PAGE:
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In the last few weeks we’ve been exploring what we’re learning about doing research and using evidence in “difficult places”. We’ve introduced new papers on South Sudan and Liberia. Today we turn to the Somali regions. Looking beyond the headlines Somali has become almost synonymous with the term “failed state”, and Somalis have certainly suffered years of conflict and hardship. But the label of failed state, and the stories of war and refugees disguise a region of complex, adaptive and resilient political, social and economic systems. Similarly, there is more going on in research and higher education than I’d certainly imagined. In our latest viewpoints paper, Faduma Abukar Mursal considers the South-Central and Puntland regions of Somalia, while Abdullahi Odowa explores the situation in the self-declared Republic of Somaliland. Jason Mosley provides an introductory piece of political analysis, which places the subsequent accounts of the research and knowledge systems in … Continue reading

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Research and knowledge systems in difficult places part 2: Liberia
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In April, we published a blog post featuring South Sudan, introducing the first of a series of new papers on research and knowledge systems in “difficult places”. Around 4000 miles west of Juba, hugging the Atlantic coast of the continent is Liberia, which is the subject of our next post. While South Sudan is the world’s newest state, Liberia is Africa’s oldest republic, independent since 1847. But when we chose Liberia we weren’t tracing a simple conflict or crisis theme. Instead, with strong partnerships in Ghana, and new projects in Sierra Leone, it was a logical next step for INASP to consider working in Liberia. Common threads Of course, as countries which have both suffered many years of violence, there are some obvious, if superficial, similarities between Liberia and South Sudan – both are slowly rebuilding basic infrastructure and developing new institutions, and both lost many people during these crises, … Continue reading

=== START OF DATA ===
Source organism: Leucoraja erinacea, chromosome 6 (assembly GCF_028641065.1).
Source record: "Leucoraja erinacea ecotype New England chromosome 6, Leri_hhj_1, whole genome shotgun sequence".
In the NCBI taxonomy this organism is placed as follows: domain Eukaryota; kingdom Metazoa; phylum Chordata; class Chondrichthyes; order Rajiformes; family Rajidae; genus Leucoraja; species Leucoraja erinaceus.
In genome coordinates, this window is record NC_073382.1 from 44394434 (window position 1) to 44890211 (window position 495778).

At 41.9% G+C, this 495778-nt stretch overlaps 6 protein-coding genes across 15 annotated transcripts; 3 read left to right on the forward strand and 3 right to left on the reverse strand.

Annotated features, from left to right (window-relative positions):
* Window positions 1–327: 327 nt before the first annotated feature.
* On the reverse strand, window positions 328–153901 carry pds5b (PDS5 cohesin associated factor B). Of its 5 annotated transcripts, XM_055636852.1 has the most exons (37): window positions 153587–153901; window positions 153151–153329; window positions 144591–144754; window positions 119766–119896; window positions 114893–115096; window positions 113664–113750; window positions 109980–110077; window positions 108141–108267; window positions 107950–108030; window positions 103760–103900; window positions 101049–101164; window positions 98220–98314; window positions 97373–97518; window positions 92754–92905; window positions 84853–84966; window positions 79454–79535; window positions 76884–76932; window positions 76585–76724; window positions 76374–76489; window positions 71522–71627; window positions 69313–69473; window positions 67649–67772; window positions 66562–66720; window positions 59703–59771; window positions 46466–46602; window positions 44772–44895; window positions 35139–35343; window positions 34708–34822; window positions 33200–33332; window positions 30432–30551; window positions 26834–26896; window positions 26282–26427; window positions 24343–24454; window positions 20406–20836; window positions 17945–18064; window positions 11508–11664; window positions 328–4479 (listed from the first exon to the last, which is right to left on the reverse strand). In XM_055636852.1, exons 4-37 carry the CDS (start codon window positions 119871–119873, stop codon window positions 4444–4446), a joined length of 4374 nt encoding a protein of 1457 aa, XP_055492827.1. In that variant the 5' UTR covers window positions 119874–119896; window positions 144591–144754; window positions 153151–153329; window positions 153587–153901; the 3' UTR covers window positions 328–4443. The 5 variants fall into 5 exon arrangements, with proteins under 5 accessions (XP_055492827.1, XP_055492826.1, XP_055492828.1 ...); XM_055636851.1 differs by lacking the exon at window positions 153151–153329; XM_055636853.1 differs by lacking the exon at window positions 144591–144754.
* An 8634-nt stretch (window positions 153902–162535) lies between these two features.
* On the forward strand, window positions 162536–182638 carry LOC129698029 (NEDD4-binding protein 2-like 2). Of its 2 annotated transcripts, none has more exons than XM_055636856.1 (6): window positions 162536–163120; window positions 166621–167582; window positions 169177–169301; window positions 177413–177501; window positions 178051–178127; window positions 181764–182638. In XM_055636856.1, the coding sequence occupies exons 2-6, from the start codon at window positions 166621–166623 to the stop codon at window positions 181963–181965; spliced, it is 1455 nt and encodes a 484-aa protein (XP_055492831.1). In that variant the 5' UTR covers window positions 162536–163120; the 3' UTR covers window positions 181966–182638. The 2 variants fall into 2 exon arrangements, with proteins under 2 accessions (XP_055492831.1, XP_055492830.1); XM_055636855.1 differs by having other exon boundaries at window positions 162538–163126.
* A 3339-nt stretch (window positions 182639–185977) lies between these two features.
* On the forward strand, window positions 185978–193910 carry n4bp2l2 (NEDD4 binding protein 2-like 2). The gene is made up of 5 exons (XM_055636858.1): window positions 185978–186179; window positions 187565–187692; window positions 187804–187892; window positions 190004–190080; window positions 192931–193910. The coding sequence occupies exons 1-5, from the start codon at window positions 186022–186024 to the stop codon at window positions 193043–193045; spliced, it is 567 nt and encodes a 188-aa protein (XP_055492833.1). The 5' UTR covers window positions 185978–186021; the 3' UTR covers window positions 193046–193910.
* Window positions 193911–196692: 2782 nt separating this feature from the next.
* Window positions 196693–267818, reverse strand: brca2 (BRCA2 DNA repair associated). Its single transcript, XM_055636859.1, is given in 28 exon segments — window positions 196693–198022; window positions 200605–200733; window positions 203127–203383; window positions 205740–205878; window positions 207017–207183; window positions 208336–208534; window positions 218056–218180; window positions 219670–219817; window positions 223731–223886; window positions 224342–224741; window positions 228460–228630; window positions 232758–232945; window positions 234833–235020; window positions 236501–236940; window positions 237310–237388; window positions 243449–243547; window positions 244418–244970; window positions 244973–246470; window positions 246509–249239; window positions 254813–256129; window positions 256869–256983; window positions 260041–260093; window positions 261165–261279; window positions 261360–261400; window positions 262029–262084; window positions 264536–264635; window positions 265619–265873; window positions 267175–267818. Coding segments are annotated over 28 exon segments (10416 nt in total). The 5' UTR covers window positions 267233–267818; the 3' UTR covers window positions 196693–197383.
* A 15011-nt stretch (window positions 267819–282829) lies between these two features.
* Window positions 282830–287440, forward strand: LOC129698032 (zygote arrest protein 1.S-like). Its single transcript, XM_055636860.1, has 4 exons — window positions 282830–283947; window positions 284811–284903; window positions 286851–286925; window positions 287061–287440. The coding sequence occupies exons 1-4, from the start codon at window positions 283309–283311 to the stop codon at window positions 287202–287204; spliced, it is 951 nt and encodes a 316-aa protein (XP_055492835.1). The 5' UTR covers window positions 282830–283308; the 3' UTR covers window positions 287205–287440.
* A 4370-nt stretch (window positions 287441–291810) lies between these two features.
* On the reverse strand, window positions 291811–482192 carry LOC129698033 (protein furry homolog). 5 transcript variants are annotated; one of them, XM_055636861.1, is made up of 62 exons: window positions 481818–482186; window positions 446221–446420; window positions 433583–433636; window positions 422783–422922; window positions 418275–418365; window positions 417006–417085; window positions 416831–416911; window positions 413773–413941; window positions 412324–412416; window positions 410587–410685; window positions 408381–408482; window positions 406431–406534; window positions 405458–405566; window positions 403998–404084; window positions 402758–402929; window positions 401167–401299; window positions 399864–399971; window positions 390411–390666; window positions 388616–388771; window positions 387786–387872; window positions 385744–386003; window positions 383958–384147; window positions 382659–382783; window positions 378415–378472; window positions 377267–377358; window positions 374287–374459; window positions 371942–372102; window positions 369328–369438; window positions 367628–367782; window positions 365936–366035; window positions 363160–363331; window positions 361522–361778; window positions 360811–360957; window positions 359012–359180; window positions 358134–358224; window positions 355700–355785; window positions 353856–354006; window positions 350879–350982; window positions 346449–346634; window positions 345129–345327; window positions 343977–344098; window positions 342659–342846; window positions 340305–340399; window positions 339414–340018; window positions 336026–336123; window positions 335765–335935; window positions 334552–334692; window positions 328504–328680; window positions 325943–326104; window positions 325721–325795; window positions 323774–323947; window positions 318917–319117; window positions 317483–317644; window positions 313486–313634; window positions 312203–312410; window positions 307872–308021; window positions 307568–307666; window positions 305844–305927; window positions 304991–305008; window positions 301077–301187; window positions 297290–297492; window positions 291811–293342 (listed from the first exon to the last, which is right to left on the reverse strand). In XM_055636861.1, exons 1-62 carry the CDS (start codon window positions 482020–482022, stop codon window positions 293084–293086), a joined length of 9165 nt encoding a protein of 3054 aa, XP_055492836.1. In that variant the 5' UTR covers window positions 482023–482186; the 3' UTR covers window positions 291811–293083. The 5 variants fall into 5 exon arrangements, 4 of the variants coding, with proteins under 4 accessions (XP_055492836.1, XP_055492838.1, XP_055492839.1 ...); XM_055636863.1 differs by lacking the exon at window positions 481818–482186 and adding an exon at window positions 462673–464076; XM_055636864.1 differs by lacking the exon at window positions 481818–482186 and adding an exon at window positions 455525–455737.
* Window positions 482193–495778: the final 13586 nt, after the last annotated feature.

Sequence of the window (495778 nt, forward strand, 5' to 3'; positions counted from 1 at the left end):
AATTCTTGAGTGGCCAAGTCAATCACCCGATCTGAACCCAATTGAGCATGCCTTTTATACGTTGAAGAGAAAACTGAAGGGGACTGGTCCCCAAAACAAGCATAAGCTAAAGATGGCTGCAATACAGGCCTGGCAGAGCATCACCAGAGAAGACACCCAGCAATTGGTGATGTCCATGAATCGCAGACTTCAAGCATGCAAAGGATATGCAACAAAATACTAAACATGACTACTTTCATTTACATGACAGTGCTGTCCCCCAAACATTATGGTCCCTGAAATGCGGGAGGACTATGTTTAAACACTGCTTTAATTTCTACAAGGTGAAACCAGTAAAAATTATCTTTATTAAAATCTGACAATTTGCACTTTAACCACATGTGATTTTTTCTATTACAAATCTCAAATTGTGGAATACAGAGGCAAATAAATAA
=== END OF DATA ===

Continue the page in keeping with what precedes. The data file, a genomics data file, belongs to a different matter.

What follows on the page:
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Building capacity of Africa’s library consortia
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Jon Harle reports on the recent library consortia meeting in Addis Ababa about building strong foundations for research to deliver African Union’s ‘Agenda 2063’ Last week’s workshop in Ethiopia wasn’t about libraries. It was about taking a vision of research and higher education – a vision of enabling development, tackling critical problems, improving the delivery of basic and much-needed services, preparing Africa for a changing world – and pulling that down to the detail of skills, of organizational processes and structures, of defining and addressing priorities through the incremental, day-to-day steps through which capacity is developed, services improved and progress made. One of my frustrations after the Senegal African Higher Education Summit in March was that we weren’t discussing the ‘how’ – and realising these ambitions for research and higher education will depend on taking high-level goals and translating them to real and sustained improvements in myriad areas, so that … Continue reading